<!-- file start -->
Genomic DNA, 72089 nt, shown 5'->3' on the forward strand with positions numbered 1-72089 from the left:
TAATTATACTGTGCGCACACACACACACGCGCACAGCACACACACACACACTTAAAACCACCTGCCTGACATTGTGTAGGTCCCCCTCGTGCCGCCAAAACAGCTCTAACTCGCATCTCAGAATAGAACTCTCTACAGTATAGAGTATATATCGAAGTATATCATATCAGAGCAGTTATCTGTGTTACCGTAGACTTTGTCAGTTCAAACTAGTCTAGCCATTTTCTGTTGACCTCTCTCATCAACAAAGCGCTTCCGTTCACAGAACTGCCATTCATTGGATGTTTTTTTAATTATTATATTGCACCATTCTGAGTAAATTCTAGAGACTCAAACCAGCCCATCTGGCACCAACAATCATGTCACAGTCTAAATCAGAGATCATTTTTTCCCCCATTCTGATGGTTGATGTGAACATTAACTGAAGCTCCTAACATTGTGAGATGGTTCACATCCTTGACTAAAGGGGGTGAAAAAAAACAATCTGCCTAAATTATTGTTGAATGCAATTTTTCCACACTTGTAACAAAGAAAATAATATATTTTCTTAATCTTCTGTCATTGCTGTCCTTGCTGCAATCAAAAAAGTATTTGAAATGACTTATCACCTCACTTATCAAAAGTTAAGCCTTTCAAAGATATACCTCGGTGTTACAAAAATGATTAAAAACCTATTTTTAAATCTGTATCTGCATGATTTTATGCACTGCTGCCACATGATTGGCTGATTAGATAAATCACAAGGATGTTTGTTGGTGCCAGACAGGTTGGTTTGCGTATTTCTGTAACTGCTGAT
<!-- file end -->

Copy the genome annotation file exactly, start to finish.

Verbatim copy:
Genomic DNA, 72089 nt, shown 5'->3' on the forward strand with positions numbered 1-72089 from the left:
TAATTATACTGTGCGCACACACACACACGCGCACAGCACACACACACACACTTAAAACCACCTGCCTGACATTGTGTAGGTCCCCCTCGTGCCGCCAAAACAGCTCTAACTCGCATCTCAGAATAGAACTCTCTACAGTATAGAGTATATATCGAAGTATATCATATCAGAGCAGTTATCTGTGTTACCGTAGACTTTGTCAGTTCAAACTAGTCTAGCCATTTTCTGTTGACCTCTCTCATCAACAAAGCGCTTCCGTTCACAGAACTGCCATTCATTGGATGTTTTTTTAATTATTATATTGCACCATTCTGAGTAAATTCTAGAGACTCAAACCAGCCCATCTGGCACCAACAATCATGTCACAGTCTAAATCAGAGATCATTTTTTCCCCCATTCTGATGGTTGATGTGAACATTAACTGAAGCTCCTAACATTGTGAGATGGTTCACATCCTTGACTAAAGGGGGTGAAAAAAAACAATCTGCCTAAATTATTGTTGAATGCAATTTTTCCACACTTGTAACAAAGAAAATAATATATTTTCTTAATCTTCTGTCATTGCTGTCCTTGCTGCAATCAAAAAAGTATTTGAAATGACTTATCACCTCACTTATCAAAAGTTAAGCCTTTCAAAGATATACCTCGGTGTTACAAAAATGATTAAAAACCTATTTTTAAATCTGTATCTGCATGATTTTATGCACTGCTGCCACATGATTGGCTGATTAGATAAATCACAAGGATGTTTGTTGGTGCCAGACAGGTTGGTTTGCGTATTTCTGTAACTGCTGAT